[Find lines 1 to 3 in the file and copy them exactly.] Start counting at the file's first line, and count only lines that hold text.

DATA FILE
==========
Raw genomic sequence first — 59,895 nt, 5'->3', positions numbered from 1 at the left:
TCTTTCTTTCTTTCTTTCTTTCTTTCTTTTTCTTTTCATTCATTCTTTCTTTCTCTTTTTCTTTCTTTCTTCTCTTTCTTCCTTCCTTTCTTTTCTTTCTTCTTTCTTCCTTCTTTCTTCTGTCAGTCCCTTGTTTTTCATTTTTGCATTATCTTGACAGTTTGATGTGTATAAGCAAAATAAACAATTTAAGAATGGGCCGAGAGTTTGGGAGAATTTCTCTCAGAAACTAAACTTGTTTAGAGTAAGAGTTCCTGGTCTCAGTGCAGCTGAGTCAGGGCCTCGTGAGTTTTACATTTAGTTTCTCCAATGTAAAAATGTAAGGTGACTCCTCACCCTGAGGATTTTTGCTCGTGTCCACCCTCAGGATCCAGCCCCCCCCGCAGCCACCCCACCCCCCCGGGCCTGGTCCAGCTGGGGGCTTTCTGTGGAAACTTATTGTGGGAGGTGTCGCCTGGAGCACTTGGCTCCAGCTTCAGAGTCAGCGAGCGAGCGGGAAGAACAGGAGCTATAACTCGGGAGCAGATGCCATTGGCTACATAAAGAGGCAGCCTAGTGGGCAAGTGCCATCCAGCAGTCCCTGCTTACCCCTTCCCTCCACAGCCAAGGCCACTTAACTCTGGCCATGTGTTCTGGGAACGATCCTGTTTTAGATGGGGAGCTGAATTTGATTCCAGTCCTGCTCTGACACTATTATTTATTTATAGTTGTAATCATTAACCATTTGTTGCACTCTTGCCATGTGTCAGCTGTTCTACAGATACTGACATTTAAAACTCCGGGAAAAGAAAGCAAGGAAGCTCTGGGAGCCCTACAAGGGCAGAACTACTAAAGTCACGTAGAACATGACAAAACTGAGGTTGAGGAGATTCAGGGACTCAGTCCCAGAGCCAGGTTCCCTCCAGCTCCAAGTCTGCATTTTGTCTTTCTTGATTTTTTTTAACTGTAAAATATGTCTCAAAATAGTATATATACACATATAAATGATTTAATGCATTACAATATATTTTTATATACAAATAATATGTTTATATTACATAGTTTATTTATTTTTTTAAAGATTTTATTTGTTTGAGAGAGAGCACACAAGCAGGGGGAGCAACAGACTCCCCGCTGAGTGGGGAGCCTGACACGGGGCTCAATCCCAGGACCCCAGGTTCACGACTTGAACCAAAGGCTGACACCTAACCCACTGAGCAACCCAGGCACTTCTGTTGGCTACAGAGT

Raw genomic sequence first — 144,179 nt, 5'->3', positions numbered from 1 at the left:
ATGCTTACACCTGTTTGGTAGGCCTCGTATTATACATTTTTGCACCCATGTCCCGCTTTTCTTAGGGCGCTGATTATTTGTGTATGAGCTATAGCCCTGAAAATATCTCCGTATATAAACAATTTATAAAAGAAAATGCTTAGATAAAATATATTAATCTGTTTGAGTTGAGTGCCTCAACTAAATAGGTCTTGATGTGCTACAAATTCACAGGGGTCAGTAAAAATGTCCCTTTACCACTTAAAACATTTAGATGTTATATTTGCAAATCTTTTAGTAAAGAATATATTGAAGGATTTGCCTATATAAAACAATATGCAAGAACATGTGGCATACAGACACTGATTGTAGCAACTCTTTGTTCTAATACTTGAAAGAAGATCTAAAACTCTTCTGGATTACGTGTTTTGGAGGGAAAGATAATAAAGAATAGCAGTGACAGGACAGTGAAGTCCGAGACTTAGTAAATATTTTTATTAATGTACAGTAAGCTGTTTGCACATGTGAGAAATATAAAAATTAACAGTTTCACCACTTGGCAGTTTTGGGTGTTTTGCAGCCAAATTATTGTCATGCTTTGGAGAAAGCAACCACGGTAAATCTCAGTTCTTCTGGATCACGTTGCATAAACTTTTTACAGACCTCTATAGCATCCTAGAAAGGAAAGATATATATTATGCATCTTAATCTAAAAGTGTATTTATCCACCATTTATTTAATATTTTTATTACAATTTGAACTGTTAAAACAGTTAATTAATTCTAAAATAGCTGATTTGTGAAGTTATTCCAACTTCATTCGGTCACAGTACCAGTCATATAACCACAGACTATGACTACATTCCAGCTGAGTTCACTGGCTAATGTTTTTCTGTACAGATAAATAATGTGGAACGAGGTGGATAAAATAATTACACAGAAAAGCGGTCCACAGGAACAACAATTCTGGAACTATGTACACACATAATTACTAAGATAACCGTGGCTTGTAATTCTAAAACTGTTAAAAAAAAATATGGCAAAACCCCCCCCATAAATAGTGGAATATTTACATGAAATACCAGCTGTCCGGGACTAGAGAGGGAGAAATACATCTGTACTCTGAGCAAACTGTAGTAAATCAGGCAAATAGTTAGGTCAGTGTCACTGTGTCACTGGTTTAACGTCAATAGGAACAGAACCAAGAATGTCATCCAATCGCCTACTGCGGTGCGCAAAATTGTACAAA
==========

Raw genomic sequence first — 59,895 nt, 5'->3', positions numbered from 1 at the left:
TCTTTCTTTCTTTCTTTCTTTCTTTCTTTTTCTTTTCATTCATTCTTTCTTTCTCTTTTTCTTTCTTTCTTCTCTTTCTTCCTTCCTTTCTTTTCTTTCTTCTTTCTTCCTTCTTTCTTCTGTCAGTCCCTTGTTTTTCATTTTTGCATTATCTTGACAGTTTGATGTGTATAAGCAAAATAAACAATTTAAGAATGGGCCGAGAGTTTGGGAGAATTTCTCTCAGAAACTAAACTTGTTTAGAGTAAGAGTTCCTGGTCTCAGTGCAGCTGAGTCAGGGCCTCGTGAGTTTTACATTTAGTTTCTCCAATGTAAAAATGTAAGGTGACTCCTCACCCTGAGGATTTTTGCTCGTGTCCACCCTCAGGATCCAGCCCCCCCCGCAGCCACCCCACCCCCCCGGGCCTGGTCCAGCTGGGGGCTTTCTGTGGAAACTTATTGTGGGAGGTGTCGCCTGGAGCACTTGGCTCCAGCTTCAGAGTCAGCGAGCGAGCGGGAAGAACAGGAGCTATAACTCGGGAGCAGATGCCATTGGCTACATAAAGAGGCAGCCTAGTGGGCAAGTGCCATCCAGCAGTCCCTGCTTACCCCTTCCCTCCACAGCCAAGGCCACTTAACTCTGGCCATGTGTTCTGGGAACGATCCTGTTTTAGATGGGGAGCTGAATTTGATTCCAGTCCTGCTCTGACACTATTATTTATTTATAGTTGTAATCATTAACCATTTGTTGCACTCTTGCCATGTGTCAGCTGTTCTACAGATACTGACATTTAAAACTCCGGGAAAAGAAAGCAAGGAAGCTCTGGGAGCCCTACAAGGGCAGAACTACTAAAGTCACGTAGAACATGACAAAACTGAGGTTGAGGAGATTCAGGGACTCAGTCCCAGAGCCAGGTTCCCTCCAGCTCCAAGTCTGCATTTTGTCTTTCTTGATTTTTTTTAACTGTAAAATATGTCTCAAAATAGTATATATACACATATAAATGATTTAATGCATTACAATATATTTTTATATACAAATAATATGTTTATATTACATAGTTTATTTATTTTTTTAAAGATTTTATTTGTTTGAGAGAGAGCACACAAGCAGGGGGAGCAACAGACTCCCCGCTGAGTGGGGAGCCTGACACGGGGCTCAATCCCAGGACCCCAGGTTCACGACTTGAACCAAAGGCTGACACCTAACCCACTGAGCAACCCAGGCACTTCTGTTGGCTACAGAGT

Raw genomic sequence first — 144,179 nt, 5'->3', positions numbered from 1 at the left: